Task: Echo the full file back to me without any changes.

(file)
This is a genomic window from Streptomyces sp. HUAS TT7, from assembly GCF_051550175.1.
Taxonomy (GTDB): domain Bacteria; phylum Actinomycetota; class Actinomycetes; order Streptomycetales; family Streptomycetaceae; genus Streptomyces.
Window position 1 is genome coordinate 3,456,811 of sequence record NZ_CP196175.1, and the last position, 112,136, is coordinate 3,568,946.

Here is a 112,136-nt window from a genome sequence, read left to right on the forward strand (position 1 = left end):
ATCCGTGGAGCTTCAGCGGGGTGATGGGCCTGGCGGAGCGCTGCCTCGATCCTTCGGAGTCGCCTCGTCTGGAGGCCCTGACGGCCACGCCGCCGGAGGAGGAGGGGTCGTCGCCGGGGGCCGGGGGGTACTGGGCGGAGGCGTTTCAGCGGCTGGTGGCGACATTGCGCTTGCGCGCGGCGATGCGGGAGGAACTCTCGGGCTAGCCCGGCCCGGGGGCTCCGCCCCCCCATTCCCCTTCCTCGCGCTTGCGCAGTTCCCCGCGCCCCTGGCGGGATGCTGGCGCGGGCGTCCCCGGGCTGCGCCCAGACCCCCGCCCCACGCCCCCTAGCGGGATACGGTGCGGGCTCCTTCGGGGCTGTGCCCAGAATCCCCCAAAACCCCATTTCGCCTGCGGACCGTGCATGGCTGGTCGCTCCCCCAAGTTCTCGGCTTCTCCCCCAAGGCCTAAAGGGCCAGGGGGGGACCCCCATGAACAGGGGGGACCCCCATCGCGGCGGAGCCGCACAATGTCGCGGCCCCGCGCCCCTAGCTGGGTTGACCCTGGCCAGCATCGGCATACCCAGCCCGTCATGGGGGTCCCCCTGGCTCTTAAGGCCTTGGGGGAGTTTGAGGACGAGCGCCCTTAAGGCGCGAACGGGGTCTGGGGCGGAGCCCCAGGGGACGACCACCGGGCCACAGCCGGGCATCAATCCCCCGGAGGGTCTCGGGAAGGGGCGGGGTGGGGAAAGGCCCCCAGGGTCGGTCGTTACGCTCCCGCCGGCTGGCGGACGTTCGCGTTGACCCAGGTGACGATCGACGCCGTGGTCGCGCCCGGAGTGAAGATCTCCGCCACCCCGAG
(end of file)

This is a genomic window from Streptomyces sp. HUAS TT7, from assembly GCF_051550175.1.
Taxonomy (GTDB): domain Bacteria; phylum Actinomycetota; class Actinomycetes; order Streptomycetales; family Streptomycetaceae; genus Streptomyces.
Window position 1 is genome coordinate 3,456,811 of sequence record NZ_CP196175.1, and the last position, 112,136, is coordinate 3,568,946.

Here is a 112,136-nt window from a genome sequence, read left to right on the forward strand (position 1 = left end):
ATCCGTGGAGCTTCAGCGGGGTGATGGGCCTGGCGGAGCGCTGCCTCGATCCTTCGGAGTCGCCTCGTCTGGAGGCCCTGACGGCCACGCCGCCGGAGGAGGAGGGGTCGTCGCCGGGGGCCGGGGGGTACTGGGCGGAGGCGTTTCAGCGGCTGGTGGCGACATTGCGCTTGCGCGCGGCGATGCGGGAGGAACTCTCGGGCTAGCCCGGCCCGGGGGCTCCGCCCCCCCATTCCCCTTCCTCGCGCTTGCGCAGTTCCCCGCGCCCCTGGCGGGATGCTGGCGCGGGCGTCCCCGGGCTGCGCCCAGACCCCCGCCCCACGCCCCCTAGCGGGATACGGTGCGGGCTCCTTCGGGGCTGTGCCCAGAATCCCCCAAAACCCCATTTCGCCTGCGGACCGTGCATGGCTGGTCGCTCCCCCAAGTTCTCGGCTTCTCCCCCAAGGCCTAAAGGGCCAGGGGGGGACCCCCATGAACAGGGGGGACCCCCATCGCGGCGGAGCCGCACAATGTCGCGGCCCCGCGCCCCTAGCTGGGTTGACCCTGGCCAGCATCGGCATACCCAGCCCGTCATGGGGGTCCCCCTGGCTCTTAAGGCCTTGGGGGAGTTTGAGGACGAGCGCCCTTAAGGCGCGAACGGGGTCTGGGGCGGAGCCCCAGGGGACGACCACCGGGCCACAGCCGGGCATCAATCCCCCGGAGGGTCTCGGGAAGGGGCGGGGTGGGGAAAGGCCCCCAGGGTCGGTCGTTACGCTCCCGCCGGCTGGCGGACGTTCGCGTTGACCCAGGTGACGATCGACGCCGTGGTCGCGCCCGGAGTGAAGATCTCCGCCACCCCGAG